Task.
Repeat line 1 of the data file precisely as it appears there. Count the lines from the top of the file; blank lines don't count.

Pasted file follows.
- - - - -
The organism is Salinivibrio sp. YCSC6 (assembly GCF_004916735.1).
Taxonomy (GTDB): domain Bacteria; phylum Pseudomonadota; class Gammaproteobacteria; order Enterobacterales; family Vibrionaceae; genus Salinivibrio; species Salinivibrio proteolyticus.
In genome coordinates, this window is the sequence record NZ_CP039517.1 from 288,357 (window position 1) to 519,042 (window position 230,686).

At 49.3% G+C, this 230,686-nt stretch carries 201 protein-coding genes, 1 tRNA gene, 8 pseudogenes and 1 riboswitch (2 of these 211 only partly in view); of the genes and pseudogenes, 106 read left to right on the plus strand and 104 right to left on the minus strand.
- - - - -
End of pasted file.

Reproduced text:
The organism is Salinivibrio sp. YCSC6 (assembly GCF_004916735.1).